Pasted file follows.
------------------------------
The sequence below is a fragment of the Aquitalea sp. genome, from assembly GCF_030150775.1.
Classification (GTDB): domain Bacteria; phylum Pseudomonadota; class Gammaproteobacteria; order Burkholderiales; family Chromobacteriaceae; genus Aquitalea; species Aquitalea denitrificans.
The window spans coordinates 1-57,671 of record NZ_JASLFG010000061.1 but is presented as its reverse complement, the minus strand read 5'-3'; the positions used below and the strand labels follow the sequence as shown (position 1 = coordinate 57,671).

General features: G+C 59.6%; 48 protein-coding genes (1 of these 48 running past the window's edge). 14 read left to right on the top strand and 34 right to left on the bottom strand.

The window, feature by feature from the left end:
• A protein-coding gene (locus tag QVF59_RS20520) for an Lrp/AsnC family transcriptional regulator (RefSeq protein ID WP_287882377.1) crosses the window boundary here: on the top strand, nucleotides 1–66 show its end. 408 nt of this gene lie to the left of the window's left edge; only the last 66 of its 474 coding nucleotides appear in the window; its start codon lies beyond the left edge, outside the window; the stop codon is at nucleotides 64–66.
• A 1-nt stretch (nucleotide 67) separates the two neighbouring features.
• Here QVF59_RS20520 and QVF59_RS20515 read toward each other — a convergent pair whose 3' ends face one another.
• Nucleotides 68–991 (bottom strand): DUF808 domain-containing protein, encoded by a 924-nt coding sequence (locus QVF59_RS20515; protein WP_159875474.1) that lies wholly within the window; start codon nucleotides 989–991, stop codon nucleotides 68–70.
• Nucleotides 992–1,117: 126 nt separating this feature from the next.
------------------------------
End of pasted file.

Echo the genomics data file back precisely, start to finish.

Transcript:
The sequence below is a fragment of the Aquitalea sp. genome, from assembly GCF_030150775.1.
Classification (GTDB): domain Bacteria; phylum Pseudomonadota; class Gammaproteobacteria; order Burkholderiales; family Chromobacteriaceae; genus Aquitalea; species Aquitalea denitrificans.
The window spans coordinates 1-57,671 of record NZ_JASLFG010000061.1 but is presented as its reverse complement, the minus strand read 5'-3'; the positions used below and the strand labels follow the sequence as shown (position 1 = coordinate 57,671).

General features: G+C 59.6%; 48 protein-coding genes (1 of these 48 running past the window's edge). 14 read left to right on the top strand and 34 right to left on the bottom strand.

The window, feature by feature from the left end:
• A protein-coding gene (locus tag QVF59_RS20520) for an Lrp/AsnC family transcriptional regulator (RefSeq protein ID WP_287882377.1) crosses the window boundary here: on the top strand, nucleotides 1–66 show its end. 408 nt of this gene lie to the left of the window's left edge; only the last 66 of its 474 coding nucleotides appear in the window; its start codon lies beyond the left edge, outside the window; the stop codon is at nucleotides 64–66.
• A 1-nt stretch (nucleotide 67) separates the two neighbouring features.
• Here QVF59_RS20520 and QVF59_RS20515 read toward each other — a convergent pair whose 3' ends face one another.
• Nucleotides 68–991 (bottom strand): DUF808 domain-containing protein, encoded by a 924-nt coding sequence (locus QVF59_RS20515; protein WP_159875474.1) that lies wholly within the window; start codon nucleotides 989–991, stop codon nucleotides 68–70.
• Nucleotides 992–1,117: 126 nt separating this feature from the next.